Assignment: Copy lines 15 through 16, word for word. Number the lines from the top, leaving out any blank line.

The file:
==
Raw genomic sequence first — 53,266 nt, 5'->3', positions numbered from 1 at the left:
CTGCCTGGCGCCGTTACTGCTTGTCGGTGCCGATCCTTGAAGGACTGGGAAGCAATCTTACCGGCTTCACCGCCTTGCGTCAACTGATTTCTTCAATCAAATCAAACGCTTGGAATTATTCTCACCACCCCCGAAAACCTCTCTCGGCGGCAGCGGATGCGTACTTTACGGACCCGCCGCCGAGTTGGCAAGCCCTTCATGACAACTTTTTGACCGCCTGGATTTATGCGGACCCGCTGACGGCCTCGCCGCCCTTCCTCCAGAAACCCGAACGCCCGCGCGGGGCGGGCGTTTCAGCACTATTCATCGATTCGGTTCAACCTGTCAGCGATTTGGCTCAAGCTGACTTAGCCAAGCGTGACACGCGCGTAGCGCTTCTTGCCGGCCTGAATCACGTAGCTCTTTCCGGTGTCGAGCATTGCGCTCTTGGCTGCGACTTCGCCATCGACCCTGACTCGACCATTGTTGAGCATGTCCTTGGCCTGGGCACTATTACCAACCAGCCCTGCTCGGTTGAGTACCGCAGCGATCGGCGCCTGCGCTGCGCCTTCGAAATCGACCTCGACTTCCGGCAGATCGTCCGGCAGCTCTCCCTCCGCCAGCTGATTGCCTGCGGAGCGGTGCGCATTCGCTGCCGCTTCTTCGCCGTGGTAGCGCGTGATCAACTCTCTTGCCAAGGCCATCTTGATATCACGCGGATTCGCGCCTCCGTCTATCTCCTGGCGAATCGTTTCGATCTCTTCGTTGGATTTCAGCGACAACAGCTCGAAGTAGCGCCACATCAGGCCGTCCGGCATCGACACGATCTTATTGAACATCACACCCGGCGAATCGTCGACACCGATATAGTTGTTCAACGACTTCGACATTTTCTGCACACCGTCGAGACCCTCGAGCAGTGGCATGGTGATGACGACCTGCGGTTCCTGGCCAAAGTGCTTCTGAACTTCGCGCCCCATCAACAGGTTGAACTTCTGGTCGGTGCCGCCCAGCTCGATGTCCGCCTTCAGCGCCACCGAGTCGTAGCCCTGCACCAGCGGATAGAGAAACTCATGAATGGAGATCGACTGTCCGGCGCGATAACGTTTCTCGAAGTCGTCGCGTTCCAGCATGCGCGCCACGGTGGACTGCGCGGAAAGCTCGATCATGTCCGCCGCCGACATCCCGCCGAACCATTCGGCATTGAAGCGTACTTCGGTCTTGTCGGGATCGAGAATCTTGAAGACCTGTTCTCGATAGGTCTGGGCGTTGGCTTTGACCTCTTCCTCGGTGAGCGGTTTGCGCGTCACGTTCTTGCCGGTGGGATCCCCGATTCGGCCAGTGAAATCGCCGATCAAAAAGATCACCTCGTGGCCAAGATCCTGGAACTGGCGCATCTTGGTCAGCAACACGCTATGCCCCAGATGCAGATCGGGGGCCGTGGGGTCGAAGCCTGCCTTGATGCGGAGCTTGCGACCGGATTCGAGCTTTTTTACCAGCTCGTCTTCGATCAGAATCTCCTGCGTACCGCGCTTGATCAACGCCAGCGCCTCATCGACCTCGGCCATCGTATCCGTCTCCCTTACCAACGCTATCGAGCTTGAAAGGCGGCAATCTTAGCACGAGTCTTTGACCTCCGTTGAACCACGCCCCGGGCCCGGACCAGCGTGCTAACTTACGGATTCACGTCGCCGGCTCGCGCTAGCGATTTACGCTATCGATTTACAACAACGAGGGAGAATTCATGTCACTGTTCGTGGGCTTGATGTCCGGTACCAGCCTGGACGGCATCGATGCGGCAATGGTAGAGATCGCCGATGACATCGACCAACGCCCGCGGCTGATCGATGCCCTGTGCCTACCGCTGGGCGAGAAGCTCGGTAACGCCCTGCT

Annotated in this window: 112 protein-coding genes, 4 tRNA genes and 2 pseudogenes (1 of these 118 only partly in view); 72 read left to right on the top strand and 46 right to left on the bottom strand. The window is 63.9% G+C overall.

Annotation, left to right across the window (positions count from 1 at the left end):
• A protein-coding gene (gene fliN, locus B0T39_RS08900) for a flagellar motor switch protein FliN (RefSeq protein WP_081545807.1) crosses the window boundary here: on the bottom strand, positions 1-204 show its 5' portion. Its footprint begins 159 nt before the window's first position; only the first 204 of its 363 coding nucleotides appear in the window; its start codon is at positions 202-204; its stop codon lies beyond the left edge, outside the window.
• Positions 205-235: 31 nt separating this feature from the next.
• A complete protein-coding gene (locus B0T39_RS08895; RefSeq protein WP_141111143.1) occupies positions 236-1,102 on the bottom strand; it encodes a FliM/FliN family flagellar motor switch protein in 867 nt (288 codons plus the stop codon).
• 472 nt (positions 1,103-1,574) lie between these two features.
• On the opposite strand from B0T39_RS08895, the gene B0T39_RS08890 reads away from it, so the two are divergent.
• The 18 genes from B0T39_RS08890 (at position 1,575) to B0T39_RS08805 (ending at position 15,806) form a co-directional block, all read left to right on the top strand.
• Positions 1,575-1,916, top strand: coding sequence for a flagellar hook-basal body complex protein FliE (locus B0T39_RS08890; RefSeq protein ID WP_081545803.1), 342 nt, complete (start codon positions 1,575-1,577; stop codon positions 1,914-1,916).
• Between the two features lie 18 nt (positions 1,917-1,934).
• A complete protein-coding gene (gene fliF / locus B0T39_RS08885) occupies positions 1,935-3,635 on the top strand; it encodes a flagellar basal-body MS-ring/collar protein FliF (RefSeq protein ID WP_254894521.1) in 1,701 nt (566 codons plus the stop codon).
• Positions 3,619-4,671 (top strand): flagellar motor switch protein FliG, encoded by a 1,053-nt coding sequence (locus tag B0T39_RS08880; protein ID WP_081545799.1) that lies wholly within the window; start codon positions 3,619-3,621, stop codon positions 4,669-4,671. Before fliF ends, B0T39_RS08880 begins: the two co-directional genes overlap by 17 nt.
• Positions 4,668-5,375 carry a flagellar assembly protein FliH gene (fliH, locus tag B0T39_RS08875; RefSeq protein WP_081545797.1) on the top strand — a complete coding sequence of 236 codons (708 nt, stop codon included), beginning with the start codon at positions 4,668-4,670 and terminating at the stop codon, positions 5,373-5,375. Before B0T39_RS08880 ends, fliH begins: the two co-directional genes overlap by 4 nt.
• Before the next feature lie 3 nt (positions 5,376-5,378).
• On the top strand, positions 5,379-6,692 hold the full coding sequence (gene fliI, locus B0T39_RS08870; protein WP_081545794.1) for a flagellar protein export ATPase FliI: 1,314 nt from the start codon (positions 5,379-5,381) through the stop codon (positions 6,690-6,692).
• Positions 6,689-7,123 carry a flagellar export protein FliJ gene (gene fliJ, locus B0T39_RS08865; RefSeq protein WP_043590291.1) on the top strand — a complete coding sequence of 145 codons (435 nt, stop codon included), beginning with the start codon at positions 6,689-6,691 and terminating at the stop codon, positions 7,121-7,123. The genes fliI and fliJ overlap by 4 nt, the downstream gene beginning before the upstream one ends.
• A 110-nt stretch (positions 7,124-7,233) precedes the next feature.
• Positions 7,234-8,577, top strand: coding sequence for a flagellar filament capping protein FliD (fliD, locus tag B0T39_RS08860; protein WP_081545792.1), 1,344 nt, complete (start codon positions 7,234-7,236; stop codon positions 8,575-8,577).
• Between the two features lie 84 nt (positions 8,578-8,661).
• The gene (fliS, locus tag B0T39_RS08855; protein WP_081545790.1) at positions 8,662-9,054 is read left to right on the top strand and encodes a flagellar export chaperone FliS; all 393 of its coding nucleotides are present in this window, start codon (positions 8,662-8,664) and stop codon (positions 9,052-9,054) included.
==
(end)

• Positions 4,668-5,375 carry a flagellar assembly protein FliH gene (fliH, locus tag B0T39_RS08875; RefSeq protein WP_081545797.1) on the top strand — a complete coding sequence of 236 codons (708 nt, stop codon included), beginning with the start codon at positions 4,668-4,670 and terminating at the stop codon, positions 5,373-5,375. Before B0T39_RS08880 ends, fliH begins: the two co-directional genes overlap by 4 nt.
• Before the next feature lie 3 nt (positions 5,376-5,378).